This post was contributed by Katy McColl.
I stole that title from an MFK Fisher memoir, in which nearly every chapter is titled, The Measure of My Powers. The best thing about the book, in my opinion, is the epigraph:
“To be happy, you must have taken the measure of your powers, tasted the fruits of your passion, and learned your place in the world.”
Sarah hasn’t come out and said so, but we’ve been feeling unusually powerless this year because our mom is sick.
Our mom’s a farmer’s daughter who grew up riding her bike, reading Nancy Drew novels, and teaching herself to sew upstairs in her bedroom in a 19th century house on an 18th century farm. High times were celebrated with spaghetti and juice glasses of beer (kids included!); low times meant the family survived on the cream-topped milk straight from their cows. College advising? Not so much. I hate to see you waste all your babysitting money applying and end up disappointed… said my grandmother, without acknowledging that insulating yourself from disappointment often staves off greatness, too.
Then in 1967, Procter & Gamble awarded my mother a 4-year scholarship to Smith College—petty cash and book money included! And just like that, she changed her fate. “Did you hear about the farmer’s daughter,” the owner of a feed store 20 miles away asked my grandfather, marveling. Imagine the pride he must have felt in saying she was his.
Imagine the pride I feel now that she’s mine, too. Among other things, she introduced Great Books to our elementary school and raised four children—encouraging us to dream big and mess up as often as necessary. A full year into chemo, my beloved mom can’t walk, but she spends her days running an organization dedicated to ending child poverty.
So the best I can do from my sometimes powerless perch is to invest in the next generation of problem solvers. Women like Shirley Lemus, who grew up in a remote Guatemalan village and was ostracized by relatives for not dropping out of school to support the family. She’s gone on to work with Nobel-Peace-Prize-winner Muhammad Yunus to offer microcredit, healthcare, and other life-changing opportunities for the poor. She won a gifted and talented scholarship from Guatemala’s prestigious UFM university—where everyone studies economics and everyone learns how to be an entrepreneur. The school’s run on a shoestring—they’re quite proud of that—but scholarships are offered to the poorest, smartest, and most motivated students in the country. Including women intent on making the jump from the 3rd world to the 1st world—and dedicating their lives to helping other women make that jump, too.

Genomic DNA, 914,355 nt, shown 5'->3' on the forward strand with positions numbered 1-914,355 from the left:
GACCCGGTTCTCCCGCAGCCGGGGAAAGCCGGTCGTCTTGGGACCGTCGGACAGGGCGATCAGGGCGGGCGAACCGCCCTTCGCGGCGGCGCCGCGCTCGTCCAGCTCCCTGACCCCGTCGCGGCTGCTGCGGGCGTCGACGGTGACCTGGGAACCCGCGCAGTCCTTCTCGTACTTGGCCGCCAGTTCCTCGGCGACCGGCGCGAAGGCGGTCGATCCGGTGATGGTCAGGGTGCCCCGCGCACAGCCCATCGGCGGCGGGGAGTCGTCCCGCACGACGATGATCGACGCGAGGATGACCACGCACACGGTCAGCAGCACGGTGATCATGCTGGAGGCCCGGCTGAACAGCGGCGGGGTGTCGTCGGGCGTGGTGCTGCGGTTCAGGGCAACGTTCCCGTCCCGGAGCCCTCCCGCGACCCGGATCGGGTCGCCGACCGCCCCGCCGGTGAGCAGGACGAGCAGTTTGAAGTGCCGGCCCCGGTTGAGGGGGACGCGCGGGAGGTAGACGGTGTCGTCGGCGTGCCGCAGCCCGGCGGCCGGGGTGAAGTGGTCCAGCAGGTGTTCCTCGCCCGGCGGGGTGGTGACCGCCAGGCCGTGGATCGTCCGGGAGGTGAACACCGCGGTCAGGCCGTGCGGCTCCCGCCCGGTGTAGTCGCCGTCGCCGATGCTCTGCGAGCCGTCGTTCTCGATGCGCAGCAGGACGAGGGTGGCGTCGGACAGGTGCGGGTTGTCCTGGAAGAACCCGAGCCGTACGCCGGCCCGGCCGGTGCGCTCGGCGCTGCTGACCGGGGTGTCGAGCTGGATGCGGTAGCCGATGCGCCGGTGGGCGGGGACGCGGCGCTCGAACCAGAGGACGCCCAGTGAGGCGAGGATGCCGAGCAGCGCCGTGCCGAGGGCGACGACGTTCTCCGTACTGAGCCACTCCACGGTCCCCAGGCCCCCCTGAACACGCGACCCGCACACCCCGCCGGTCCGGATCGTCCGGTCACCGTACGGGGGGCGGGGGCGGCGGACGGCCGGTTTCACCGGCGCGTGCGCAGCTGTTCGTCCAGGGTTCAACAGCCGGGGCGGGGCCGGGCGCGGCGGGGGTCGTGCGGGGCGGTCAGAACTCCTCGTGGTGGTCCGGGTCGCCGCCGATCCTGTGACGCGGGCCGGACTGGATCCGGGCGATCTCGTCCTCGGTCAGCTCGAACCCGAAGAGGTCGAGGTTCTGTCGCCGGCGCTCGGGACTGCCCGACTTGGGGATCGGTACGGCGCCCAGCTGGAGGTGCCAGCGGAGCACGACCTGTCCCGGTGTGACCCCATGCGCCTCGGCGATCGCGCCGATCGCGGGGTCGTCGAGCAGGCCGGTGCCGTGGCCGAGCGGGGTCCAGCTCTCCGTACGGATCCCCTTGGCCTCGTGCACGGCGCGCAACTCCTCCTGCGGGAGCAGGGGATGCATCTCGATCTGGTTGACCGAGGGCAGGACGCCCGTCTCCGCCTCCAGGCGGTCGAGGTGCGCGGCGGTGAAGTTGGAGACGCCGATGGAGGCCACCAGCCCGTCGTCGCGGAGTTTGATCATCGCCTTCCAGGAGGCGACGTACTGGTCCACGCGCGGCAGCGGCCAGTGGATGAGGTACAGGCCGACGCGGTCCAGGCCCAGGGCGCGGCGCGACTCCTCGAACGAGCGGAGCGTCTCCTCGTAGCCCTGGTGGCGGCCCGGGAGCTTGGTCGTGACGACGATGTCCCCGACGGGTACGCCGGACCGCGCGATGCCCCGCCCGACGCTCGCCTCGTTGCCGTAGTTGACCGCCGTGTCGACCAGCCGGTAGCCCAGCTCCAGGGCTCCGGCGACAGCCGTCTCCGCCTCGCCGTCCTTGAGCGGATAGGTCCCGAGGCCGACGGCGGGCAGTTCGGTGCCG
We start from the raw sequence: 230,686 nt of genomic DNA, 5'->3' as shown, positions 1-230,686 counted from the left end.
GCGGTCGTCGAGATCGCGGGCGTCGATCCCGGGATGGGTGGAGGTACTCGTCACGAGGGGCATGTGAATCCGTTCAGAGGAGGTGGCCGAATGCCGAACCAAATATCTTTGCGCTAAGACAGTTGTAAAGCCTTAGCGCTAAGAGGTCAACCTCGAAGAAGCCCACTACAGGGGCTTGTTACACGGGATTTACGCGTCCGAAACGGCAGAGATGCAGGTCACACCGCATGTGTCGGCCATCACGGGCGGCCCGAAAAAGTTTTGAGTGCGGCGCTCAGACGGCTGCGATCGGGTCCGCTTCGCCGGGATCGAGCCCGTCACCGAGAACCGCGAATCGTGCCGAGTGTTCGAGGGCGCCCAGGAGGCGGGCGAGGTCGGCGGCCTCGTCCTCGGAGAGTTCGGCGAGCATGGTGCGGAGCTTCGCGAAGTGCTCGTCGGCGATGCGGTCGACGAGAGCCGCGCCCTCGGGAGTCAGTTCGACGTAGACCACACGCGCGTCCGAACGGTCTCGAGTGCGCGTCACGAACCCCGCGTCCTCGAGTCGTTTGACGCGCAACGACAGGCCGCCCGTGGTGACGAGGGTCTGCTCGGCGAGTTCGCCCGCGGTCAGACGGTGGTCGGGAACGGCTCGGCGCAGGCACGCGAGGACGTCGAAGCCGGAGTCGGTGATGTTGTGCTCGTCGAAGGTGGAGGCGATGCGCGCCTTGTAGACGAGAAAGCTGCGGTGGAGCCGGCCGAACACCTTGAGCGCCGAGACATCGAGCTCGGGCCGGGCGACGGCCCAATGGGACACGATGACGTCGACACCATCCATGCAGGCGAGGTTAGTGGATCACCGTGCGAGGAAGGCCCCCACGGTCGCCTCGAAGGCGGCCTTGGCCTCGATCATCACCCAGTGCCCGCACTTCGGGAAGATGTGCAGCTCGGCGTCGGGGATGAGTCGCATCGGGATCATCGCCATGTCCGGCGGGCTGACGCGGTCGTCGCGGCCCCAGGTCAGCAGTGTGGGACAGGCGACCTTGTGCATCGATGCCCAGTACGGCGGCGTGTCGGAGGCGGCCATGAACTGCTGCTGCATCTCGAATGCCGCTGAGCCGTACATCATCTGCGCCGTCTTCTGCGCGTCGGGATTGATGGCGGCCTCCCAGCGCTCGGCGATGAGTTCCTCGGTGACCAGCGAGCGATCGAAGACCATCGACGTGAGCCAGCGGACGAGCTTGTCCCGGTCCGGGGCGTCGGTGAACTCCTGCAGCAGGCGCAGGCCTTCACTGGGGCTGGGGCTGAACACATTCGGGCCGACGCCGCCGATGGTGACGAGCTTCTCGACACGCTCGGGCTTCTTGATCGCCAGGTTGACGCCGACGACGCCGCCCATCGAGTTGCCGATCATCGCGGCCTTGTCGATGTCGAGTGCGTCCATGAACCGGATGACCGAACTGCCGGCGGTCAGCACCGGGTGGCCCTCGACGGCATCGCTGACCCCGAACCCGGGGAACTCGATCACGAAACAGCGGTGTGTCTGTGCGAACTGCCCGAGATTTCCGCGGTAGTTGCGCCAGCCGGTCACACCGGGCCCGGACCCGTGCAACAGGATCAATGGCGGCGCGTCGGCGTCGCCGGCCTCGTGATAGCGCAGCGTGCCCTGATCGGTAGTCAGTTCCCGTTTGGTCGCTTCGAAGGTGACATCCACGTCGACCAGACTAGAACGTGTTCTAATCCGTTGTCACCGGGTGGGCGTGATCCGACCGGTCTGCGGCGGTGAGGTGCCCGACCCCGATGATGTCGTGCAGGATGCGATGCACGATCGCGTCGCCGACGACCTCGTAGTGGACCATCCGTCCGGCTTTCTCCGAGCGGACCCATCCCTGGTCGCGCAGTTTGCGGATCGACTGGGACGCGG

I’m going to make a donation to the ITA Scholarship (Spanish for gifted and talented).
If you’d like to join me, I’d be very touched. More than that, actually—I’ll double your donation myself. (Just make a note of your gift in the comments section so I can be sure to match it.) Because I want us all to feel the measure of our powers grow exponentially from here on out.
p.s. I vetted this myself, but you can also read more about the scholars here, if you like.